No our definition is the same. Perhaps "misguided" is a better word than "ill" as far as intent is concerned.


The wide-9 is the brunt of the problem.
I'm not scapegoating.

Quote:
Phire wrote:


I've used video evidence from a previous game this year and posted their frames, asked 3 different fan bases for their personal testimony on their experiences with the system, and used sources from writers around the media.

And you have offered me opinion.


Your video evidence didn't prove what you thought it did. The personal testimony and your media sources were contradictory. And your media source was pretty much wrong. He was doing what you are doing.


1. You asked for examples. I delivered. You're pulling a "PE" on me here. You said you've never seen our ends uncovered completely. That is what you said. That is what you asked for. I showed you an instance and then you started going off-track. That is PE101.

The video evidence is two examples that a) proves my point, and b) gives you an example that you said you've never seen.

What is truly telling is that I picked a random game from this year and watched 5 minutes of film. And I found both immediately. Which indicates they happen at a rapid rate.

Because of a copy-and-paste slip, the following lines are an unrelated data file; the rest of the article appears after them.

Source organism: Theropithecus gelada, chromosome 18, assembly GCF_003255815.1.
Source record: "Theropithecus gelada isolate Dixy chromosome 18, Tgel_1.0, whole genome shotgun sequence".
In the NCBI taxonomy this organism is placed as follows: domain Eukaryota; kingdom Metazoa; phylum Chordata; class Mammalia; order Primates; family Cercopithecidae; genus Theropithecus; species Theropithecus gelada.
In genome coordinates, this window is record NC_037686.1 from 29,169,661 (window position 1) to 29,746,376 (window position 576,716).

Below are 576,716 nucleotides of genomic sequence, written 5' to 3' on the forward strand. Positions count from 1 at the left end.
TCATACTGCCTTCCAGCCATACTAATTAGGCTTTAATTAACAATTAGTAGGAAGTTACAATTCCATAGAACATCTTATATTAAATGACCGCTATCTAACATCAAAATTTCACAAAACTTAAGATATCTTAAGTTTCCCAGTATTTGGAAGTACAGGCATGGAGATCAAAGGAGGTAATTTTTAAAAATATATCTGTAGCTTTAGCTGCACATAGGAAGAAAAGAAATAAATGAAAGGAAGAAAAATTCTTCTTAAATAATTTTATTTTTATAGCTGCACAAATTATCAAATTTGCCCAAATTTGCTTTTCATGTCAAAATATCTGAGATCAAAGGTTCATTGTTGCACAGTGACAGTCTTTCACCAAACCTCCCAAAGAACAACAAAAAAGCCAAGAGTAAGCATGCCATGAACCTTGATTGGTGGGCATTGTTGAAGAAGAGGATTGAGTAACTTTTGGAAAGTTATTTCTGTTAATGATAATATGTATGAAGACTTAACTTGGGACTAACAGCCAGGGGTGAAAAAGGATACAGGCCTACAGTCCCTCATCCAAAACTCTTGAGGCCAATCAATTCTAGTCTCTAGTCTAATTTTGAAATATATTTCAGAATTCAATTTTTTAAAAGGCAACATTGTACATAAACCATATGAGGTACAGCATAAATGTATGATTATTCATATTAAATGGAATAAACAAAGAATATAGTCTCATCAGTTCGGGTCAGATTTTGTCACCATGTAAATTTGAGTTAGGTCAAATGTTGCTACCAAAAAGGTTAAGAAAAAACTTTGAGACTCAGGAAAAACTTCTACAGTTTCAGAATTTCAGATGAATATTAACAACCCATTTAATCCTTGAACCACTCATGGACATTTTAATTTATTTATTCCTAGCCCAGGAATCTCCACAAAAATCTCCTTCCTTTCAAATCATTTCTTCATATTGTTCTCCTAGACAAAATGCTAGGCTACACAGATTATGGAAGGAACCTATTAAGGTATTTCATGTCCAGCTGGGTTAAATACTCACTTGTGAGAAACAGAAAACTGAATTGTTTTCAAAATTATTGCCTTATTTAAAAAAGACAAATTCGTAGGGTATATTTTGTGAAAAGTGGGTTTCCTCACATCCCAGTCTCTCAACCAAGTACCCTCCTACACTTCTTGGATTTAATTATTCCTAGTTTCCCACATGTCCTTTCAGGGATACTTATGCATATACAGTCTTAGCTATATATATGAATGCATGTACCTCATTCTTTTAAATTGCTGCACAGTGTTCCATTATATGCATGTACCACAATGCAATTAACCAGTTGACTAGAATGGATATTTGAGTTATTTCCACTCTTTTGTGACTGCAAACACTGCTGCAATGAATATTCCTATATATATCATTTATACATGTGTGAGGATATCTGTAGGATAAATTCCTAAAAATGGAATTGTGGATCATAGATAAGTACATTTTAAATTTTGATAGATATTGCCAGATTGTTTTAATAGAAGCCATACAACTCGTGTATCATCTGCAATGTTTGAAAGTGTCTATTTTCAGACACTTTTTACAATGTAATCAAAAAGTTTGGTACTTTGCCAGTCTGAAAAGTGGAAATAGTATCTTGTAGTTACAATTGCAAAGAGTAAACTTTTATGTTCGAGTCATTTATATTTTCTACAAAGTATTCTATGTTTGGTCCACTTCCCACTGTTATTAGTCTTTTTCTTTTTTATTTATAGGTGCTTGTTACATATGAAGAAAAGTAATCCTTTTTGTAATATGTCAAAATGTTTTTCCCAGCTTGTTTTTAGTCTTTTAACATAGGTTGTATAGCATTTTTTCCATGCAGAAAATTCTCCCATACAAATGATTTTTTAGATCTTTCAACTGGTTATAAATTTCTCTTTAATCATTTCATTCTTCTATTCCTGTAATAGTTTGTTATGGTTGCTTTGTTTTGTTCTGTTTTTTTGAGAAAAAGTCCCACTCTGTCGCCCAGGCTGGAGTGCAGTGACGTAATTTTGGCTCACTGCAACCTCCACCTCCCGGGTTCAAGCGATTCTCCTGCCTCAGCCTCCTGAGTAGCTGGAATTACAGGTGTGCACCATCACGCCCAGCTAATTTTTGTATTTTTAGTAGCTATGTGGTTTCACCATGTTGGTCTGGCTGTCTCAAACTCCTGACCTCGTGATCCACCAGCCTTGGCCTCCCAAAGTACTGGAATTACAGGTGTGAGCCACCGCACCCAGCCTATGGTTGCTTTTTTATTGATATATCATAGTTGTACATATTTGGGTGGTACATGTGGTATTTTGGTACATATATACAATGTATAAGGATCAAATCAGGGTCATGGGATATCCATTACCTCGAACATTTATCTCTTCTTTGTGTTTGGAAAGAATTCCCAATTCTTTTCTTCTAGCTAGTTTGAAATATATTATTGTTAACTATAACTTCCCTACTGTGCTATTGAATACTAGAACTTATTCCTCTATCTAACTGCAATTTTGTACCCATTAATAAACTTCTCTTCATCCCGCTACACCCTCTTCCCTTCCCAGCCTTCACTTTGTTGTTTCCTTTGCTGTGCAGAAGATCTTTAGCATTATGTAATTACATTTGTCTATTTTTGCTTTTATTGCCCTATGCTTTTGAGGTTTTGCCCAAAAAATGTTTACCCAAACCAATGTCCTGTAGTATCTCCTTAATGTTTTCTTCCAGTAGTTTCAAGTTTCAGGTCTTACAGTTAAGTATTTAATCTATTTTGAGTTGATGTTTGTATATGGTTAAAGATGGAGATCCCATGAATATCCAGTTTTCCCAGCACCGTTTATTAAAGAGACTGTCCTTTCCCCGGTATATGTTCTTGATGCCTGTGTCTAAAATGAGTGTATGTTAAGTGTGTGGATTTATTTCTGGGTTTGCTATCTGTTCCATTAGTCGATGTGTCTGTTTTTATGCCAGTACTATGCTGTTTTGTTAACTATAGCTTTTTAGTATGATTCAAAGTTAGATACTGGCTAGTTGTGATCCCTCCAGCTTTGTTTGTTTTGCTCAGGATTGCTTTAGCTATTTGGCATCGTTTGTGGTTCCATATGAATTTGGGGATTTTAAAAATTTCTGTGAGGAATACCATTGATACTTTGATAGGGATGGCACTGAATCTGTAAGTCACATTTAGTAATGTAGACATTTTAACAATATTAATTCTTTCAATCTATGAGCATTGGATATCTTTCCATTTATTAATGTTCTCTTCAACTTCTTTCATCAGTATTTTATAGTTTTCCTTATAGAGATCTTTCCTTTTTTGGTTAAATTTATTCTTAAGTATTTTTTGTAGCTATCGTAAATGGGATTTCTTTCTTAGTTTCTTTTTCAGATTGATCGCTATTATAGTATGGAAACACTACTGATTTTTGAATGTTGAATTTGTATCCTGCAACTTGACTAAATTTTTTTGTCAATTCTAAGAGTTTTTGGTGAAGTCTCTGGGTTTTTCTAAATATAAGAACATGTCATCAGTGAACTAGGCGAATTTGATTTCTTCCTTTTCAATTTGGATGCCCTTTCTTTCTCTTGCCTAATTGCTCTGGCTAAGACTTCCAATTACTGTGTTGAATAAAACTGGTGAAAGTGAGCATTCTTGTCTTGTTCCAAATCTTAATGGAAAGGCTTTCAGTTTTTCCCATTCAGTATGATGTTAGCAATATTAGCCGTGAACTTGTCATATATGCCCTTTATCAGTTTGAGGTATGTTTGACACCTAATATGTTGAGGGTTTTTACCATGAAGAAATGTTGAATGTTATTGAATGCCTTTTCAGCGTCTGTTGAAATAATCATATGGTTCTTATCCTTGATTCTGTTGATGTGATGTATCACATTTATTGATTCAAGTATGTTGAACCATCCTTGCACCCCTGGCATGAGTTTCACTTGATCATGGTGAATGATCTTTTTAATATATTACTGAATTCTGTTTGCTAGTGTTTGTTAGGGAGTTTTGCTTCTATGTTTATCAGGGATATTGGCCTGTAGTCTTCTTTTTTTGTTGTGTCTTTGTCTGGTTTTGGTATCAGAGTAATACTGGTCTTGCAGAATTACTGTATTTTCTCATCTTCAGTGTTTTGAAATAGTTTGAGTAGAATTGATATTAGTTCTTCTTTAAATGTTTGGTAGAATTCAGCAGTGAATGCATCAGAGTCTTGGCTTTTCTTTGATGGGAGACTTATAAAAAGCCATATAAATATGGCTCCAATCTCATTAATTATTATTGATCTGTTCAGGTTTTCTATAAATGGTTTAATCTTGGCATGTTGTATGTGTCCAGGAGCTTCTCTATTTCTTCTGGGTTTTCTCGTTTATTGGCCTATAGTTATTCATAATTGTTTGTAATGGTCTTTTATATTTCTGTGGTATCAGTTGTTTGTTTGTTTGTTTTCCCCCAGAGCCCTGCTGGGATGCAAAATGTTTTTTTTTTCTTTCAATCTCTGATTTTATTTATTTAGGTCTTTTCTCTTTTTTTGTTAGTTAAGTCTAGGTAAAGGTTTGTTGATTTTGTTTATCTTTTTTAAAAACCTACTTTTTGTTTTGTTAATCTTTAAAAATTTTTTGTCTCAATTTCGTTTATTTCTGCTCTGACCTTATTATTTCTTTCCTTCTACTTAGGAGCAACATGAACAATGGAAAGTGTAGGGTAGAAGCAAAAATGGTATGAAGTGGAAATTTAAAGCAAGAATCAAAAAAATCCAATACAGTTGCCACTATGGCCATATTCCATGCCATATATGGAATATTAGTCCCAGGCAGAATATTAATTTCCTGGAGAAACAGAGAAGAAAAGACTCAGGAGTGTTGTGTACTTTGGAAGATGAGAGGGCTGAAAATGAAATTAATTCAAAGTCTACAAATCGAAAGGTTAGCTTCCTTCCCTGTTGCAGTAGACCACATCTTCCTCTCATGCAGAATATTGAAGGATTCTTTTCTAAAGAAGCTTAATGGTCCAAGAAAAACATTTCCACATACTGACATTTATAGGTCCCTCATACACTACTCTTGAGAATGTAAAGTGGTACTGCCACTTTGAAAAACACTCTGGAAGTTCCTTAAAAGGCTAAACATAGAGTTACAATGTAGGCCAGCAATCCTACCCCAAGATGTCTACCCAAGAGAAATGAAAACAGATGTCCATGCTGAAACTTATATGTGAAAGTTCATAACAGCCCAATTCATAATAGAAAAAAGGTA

2) The personal testimonies are sound.
They all identified certain aspects of the wide-9 that I've mentioned in this thread.

They only contradict because the experiences were different from team to team. One team had Haynesworth and it worked. One team has Fairley and Suh and it works.

One team you claimed ran it with success, doesn't actually run it. But let's skip over that "PE style".

3) The media source only confirms what the reality is. The wide-9 stinks. And has caused a plethora of problems.

Quote:
Phire wrote:


Who am I attempting to remove blame from?


Remove? I don't know. Misallocate? We've already been over that.


From what? Tackling? Effort?
These are all secondary things. The wide-9 frustrates the defense, gets a coordinator fired, which has resulted in a complete degradation of effort and other aspects.

The wide-9 corrupted the defense.

Quote:
Phire wrote:

The wide-9 is not a healthy goat. It needs to die as well.
And I never said the wide-9 was the ONLY PROBLEM of this defense.
Just that it is the largest problem of this defense.


And this is where we differ. Does it have issues? Yes. All defensive schemes have issues. Is it the biggest issue? No. I would say Washburn undermining the power structure was a far bigger issue. I would say he contributed to some of the other issues such as lack of consistant effort. I would say that Bowles not understanding how to use that aspect of the defense properly was a bigger issue. But that is a coaching issue, not a scheme issue.


Undermining the power structure results in offenses exploiting our aggressive ends?

Lack of consistent effort arose when we started losing.

Bowles not understanding how to use that aspect of defense is directly tied by an umbilical cord to the wide-9 which was being forced down his throat!